Texas Panhandle Junipers
Palo Duro Canyon

In June 2004 I did a quick look at the Juniper growth rates and  ages in the canyon.  According to the Park's Interpretive Center, these trees are One-seed Junipers.  I had studied Ashe Junipers in Comal County which gets 33 inches average annual rainfall.  Palo Duro Canyon's One-seed Junipers get 20 inches of average annual rainfall.

I found that in Comal County with its more frequent rains, the Ashe Junipers in the sun grew at about an inch of radial trunk diameter for each 13 to 22 years depending on soil depth.  In the Panhandle I cored nine One-seed Junipers in the sun and found they grew at rates of an inch radial diameter every  18 to 35 years, depending on the steepness of slope mostly.  Four of these were growing on soil underlain by Trujillo formation while 5 were on soil underlain by Ogallalla formation.  In these soils the growth rates averaged 28.35 and 28.9 years age per inch of radial growth respectively.  The soils around the cored trees would be considered shallow but at varying slopes.

Pictures of five of the cored trees with their associated ages can be seen here.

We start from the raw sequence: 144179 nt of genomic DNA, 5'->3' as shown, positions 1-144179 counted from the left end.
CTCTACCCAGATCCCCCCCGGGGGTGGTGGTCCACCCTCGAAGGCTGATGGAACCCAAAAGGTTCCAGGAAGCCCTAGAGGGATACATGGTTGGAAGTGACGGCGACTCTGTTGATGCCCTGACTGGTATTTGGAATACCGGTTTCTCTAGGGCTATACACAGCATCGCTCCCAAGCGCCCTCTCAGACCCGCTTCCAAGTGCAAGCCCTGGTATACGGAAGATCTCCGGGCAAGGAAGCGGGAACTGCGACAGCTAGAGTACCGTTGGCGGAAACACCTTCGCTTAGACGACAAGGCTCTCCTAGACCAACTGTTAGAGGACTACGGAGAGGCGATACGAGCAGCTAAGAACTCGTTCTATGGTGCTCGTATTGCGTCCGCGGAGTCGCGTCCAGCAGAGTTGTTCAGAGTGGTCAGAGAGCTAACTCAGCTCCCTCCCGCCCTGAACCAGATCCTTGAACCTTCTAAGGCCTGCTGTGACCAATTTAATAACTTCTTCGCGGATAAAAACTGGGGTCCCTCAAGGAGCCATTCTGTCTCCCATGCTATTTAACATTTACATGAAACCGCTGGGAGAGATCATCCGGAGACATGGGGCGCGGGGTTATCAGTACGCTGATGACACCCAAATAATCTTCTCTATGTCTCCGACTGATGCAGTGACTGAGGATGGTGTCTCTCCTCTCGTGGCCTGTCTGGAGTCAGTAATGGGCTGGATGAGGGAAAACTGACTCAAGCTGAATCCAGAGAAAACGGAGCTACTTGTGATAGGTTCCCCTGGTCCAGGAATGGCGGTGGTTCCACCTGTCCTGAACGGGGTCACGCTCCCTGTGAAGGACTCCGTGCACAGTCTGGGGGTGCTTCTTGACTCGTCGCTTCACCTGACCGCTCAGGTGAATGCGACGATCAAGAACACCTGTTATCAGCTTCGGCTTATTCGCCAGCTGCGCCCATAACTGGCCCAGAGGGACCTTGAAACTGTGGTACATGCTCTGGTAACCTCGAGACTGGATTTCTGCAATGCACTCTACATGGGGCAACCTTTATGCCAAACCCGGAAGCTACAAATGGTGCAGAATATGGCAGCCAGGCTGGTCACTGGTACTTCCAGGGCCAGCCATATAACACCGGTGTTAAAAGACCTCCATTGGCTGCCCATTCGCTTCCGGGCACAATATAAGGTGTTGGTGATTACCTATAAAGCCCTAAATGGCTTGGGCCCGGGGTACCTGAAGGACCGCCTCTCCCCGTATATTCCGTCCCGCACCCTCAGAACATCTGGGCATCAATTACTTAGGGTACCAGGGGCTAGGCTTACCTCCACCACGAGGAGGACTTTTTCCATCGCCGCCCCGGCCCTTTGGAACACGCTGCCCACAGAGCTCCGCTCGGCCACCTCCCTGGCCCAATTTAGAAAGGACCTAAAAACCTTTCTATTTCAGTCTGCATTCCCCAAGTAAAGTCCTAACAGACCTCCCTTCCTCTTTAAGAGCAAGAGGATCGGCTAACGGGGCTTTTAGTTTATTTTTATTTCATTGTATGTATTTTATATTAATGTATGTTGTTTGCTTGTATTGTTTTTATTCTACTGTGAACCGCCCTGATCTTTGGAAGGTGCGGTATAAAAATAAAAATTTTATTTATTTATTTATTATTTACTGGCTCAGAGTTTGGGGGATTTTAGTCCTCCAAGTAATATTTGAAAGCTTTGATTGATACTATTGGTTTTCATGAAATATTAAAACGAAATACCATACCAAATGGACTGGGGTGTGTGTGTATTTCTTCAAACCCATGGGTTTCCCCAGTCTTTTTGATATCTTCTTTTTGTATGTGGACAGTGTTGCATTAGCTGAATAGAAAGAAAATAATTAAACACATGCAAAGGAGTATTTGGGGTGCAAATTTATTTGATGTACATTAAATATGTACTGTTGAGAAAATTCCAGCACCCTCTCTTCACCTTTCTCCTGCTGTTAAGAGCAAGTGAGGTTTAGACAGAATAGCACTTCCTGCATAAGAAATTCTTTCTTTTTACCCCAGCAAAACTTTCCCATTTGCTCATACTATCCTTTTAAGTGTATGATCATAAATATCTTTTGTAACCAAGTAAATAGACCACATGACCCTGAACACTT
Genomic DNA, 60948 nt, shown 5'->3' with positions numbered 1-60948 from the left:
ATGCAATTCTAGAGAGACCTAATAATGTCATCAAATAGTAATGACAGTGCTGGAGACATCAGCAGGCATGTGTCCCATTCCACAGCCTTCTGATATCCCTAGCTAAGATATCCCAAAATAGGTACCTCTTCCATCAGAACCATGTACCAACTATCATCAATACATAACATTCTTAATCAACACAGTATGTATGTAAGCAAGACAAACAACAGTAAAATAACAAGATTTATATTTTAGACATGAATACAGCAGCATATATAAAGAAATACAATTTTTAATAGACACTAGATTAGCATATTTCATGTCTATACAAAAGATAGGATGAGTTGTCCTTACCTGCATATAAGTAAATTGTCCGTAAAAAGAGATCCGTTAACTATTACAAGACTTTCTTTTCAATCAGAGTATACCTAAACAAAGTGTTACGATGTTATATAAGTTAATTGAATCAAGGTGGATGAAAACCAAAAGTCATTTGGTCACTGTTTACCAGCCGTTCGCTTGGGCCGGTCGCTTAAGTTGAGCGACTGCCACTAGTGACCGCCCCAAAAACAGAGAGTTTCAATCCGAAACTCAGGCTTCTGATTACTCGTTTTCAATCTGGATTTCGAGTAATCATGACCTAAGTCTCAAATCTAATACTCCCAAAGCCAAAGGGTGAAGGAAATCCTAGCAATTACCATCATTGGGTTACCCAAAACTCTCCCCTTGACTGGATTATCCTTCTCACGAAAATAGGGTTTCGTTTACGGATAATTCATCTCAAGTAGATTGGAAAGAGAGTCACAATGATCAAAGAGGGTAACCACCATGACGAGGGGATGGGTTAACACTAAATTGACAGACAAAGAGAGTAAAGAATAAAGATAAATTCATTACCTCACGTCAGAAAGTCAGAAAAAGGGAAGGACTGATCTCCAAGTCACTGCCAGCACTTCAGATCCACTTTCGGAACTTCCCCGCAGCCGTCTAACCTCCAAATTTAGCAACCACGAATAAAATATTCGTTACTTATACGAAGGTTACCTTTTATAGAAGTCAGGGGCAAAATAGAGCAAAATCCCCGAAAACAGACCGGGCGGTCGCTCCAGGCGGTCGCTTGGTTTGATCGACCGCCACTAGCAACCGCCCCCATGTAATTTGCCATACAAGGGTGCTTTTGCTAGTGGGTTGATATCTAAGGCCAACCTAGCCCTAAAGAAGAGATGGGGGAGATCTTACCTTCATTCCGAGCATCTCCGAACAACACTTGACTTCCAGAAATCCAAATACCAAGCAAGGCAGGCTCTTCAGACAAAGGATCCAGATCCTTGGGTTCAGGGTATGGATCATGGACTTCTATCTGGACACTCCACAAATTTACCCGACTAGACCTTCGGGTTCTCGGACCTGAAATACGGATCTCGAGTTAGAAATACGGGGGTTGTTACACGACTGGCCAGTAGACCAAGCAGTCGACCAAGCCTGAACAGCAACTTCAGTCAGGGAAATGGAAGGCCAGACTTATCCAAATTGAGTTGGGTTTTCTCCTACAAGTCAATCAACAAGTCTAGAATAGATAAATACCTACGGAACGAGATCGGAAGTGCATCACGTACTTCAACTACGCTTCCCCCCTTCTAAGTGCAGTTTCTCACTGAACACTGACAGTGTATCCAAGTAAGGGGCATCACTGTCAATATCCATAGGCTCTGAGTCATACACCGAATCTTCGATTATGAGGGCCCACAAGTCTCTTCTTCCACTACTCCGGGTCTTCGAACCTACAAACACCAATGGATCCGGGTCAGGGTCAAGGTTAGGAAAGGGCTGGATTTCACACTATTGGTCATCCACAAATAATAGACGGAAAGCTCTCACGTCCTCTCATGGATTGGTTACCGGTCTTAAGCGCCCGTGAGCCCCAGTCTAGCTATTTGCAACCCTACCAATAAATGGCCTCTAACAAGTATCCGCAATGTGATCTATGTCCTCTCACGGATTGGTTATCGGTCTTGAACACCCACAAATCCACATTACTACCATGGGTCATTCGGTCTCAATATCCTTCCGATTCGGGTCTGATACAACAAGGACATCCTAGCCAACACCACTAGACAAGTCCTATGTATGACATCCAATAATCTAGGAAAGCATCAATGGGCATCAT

The purpose of the coring was to establish growth rates to be applied to much older looking trees which could not be cored effectively with a short small-diameter increment borer.  Older One-seed Junipers tend to loose the continuous protective bark layer around the trunks.  As they age and continue to grow in trunk size, they show mostly dead trunk with a few ribbons of live bark winding up the old trunk.  These trees usually provide poor increment cores and the wood is commonly too hard to core without breaking a bit anyway.  The trunk crossection with its discontinuous live bark becomes very contorted as the tree ages putting on discontinuous annual rings under the live bark ribbons..  Short of cutting the old trees down, an age estimate from established growth rates of younger trees seems best to determine the ages of the older trees in the canyon.

As in the Texas Hill Country, brush and woods, especially juniper, are taking over Palo Duro Canyon.  See this comparison of the tree cover in 1937 and 2004.

I found within a hundred yards of the car in a matter of an hour many trees which I believe are between 200 and 450 years old, based on the growth rates of  the cored trees in the vicinity.  Click here to see a few of these trees and their estimated ages.

Can growth rates of 100 to 150 year old trees be used for estimating tree growth of the period from 150 to 500 years back?  Probably only if the climate was consistent.  Perhaps it will be necessary to get a core of the inner part of the large-trunked old trees to see if the younger trees are adequate for growth rate estimation centuries back.